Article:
As Google readies the launch of the next version of its wallet, expected to feature the addition of a physical payment card, other mobile-commerce players, including Google Wallet partner Sprint, are gearing up with their own offers.
While U.S.-based Vivotech has not been profitable during its first 10 years, investors in its latest funding round apparently believe the vendor is well-positioned to take advantage of the Google-style push for NFC-based mobile commerce.
Consumers could be tapping their mobile phones to make purchases with contactless microSD cards storing payment applications before the end of the year, said U.S.-based processor First Data, which announced today it would make the cards available with its technology vendor Tyfone.
Two makers of newly developed contactless microSD cards are moving their products toward market trials, as their big U.S. payments patrons–Visa Inc. and First Data Corp.–seek to capitalize on growing demand from banks, as well as from mobile operators.
Israel-based On Track Innovations reported new orders for its NFC and contactless readers in North America, along with the first shipments of its NFC-enabled Wave attachment, driving higher revenue, though the vendor’s quarterly losses continued.
U.S.-based Identiv reported higher revenue and narrowed losses for the second quarter, predicting a breakeven or positive result by the end of the year, as the company’s restructuring program draws to a close.
NFC Times Exclusive: Westpac New Zealand’s product chief told NFC Times he believes host-card emulation will reduce costs and increase flexibility, while ensuring the bank can use its own branded wallet.
NFC Times Exclusive: With interest in host-card emulation continuing to grow and SIM-based NFC rollouts in need of a boost, mobile operators and their global trade association, GSMA, are pushing for significant cuts in the cost and complexity of TSMs and lowering other hurdles that have discouraged service providers from provisioning their applications on SIM cards.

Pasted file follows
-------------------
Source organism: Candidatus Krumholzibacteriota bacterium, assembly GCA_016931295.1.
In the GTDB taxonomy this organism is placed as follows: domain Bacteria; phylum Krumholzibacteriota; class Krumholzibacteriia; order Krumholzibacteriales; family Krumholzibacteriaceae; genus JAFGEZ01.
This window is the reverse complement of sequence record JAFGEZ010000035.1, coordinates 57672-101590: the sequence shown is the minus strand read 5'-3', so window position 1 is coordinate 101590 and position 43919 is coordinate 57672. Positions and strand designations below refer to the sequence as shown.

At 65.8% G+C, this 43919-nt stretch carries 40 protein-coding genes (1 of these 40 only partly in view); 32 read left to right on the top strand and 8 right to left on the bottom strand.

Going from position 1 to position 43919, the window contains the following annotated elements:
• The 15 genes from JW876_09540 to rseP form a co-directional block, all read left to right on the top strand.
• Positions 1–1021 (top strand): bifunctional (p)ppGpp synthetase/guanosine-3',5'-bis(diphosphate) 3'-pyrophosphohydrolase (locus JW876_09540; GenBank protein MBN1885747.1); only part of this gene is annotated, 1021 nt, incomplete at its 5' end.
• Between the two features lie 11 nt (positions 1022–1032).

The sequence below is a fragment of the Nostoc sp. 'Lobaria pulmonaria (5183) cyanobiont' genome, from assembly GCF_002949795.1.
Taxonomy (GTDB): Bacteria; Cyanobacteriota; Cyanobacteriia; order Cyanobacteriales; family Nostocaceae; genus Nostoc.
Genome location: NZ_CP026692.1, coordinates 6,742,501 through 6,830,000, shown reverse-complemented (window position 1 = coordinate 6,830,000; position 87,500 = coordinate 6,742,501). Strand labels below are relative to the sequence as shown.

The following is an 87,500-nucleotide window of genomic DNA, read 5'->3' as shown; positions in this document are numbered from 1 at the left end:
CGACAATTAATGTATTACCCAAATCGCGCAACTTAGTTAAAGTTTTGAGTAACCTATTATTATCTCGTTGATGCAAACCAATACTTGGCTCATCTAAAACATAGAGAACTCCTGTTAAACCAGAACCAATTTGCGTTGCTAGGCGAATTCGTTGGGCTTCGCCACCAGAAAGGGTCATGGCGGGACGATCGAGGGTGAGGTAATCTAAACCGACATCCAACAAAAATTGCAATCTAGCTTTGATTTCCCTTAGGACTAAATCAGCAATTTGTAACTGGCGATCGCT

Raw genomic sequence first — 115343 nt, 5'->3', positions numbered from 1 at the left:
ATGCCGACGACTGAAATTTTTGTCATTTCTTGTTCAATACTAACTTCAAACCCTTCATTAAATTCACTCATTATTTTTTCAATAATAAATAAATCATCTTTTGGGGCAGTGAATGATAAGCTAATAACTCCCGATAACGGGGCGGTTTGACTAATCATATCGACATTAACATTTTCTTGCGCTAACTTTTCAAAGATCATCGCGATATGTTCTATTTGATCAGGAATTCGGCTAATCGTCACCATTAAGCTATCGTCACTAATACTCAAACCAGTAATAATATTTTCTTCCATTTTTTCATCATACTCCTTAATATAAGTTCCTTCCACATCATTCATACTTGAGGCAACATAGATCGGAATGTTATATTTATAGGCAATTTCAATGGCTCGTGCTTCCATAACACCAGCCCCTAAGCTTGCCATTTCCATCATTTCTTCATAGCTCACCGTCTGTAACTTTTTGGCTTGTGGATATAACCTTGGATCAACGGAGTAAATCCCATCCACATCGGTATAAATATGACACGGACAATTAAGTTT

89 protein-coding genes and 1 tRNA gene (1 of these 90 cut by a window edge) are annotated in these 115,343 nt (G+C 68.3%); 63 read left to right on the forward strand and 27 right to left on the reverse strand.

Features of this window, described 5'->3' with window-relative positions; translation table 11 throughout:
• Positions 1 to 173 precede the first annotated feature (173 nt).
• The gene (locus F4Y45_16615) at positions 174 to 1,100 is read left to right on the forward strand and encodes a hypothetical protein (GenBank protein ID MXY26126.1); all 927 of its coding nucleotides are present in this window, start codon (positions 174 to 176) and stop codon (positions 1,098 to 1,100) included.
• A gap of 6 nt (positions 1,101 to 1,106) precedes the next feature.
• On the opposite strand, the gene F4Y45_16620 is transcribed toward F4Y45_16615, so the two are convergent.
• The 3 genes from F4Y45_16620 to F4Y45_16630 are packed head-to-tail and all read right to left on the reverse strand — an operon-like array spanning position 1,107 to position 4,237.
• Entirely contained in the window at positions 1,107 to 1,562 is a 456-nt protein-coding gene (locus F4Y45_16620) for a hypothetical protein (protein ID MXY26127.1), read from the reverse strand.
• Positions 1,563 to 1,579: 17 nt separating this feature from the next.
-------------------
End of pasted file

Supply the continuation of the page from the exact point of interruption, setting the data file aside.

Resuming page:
U.S.-based Broadcom did not mention NFC in its recent conference call with analysts following release of its second quarter results, in which it announced cuts to its global workforce of 20% by exiting the baseband mobile processor business.
A group of former top managers in Visa’s mobile program have formed a start-up that plans to use NFC and BLE to deliver coupons, rewards and other offers to consumers in stores, using the branded apps of retailers or other marketers.
Transport for London today announced it would launch acceptance for open-loop bank cards and other contactless payment on its heavily traveled London Underground and other modes of transit in September, while the UK’s largest mobile operator, EE, announced customers could begin to tap their NFC phones to pay fares at the same time.
NXP Semiconductors said sales in its emerging ID business–mainly made up of its NFC chips–increased by 22% in the second quarter, compared with the first quarter, and CEO Richard Clemmer insisted the chip maker’s secure element business would continue to remain a strong contributor.